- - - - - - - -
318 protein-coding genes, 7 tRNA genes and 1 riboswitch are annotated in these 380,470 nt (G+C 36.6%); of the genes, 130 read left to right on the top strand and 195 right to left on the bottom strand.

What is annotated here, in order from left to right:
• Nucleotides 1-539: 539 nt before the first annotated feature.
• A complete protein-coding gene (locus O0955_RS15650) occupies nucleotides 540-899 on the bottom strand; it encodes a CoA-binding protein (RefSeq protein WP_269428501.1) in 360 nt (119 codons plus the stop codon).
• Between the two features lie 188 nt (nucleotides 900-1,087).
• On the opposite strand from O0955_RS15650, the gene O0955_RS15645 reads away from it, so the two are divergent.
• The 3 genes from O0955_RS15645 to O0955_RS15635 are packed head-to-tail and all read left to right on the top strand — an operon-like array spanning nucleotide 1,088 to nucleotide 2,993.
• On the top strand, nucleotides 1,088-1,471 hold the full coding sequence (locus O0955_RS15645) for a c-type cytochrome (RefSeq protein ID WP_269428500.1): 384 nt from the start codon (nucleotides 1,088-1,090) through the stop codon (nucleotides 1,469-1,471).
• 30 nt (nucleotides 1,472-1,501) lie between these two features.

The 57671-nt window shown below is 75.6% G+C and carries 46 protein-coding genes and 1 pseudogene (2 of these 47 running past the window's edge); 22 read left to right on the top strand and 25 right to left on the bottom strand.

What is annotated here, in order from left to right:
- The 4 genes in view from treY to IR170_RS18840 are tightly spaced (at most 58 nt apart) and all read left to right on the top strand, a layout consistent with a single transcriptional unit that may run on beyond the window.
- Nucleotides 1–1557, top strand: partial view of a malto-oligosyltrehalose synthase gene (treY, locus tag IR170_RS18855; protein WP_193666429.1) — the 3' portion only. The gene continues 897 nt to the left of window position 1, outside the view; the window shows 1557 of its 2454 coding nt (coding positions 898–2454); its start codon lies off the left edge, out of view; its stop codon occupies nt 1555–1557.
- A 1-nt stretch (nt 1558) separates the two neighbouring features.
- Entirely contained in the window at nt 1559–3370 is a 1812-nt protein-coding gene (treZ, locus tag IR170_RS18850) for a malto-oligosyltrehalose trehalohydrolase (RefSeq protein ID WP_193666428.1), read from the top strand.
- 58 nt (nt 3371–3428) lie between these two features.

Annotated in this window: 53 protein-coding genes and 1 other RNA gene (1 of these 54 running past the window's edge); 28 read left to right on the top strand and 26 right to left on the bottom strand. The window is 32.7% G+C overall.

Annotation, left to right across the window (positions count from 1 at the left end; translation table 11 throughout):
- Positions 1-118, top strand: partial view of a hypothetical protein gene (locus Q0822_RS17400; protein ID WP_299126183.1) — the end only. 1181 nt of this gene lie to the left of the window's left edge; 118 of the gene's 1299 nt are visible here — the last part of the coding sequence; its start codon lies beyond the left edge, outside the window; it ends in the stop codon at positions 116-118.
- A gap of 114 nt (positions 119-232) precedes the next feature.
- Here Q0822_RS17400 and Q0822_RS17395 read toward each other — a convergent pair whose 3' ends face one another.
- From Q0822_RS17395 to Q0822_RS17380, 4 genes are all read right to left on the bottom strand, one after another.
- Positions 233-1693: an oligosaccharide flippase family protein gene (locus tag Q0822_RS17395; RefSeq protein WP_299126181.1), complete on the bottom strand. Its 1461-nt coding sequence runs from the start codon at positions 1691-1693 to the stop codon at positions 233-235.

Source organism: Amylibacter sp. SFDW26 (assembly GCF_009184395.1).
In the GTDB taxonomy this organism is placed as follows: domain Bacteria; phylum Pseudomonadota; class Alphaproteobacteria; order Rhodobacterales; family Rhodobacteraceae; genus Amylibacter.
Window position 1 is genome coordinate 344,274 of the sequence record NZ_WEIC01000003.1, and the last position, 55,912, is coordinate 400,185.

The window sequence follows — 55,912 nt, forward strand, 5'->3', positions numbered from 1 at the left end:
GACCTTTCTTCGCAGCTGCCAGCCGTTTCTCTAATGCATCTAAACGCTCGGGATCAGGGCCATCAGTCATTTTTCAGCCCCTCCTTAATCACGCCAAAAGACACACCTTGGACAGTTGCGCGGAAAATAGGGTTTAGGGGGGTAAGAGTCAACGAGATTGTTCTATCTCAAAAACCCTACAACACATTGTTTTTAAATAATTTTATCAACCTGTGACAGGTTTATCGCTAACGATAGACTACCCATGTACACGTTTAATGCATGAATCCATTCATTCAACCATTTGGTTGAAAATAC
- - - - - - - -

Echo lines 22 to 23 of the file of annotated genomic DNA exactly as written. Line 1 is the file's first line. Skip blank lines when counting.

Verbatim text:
- From Q0822_RS17395 to Q0822_RS17380, 4 genes are all read right to left on the bottom strand, one after another.
- Positions 233-1693: an oligosaccharide flippase family protein gene (locus tag Q0822_RS17395; RefSeq protein WP_299126181.1), complete on the bottom strand. Its 1461-nt coding sequence runs from the start codon at positions 1691-1693 to the stop codon at positions 233-235.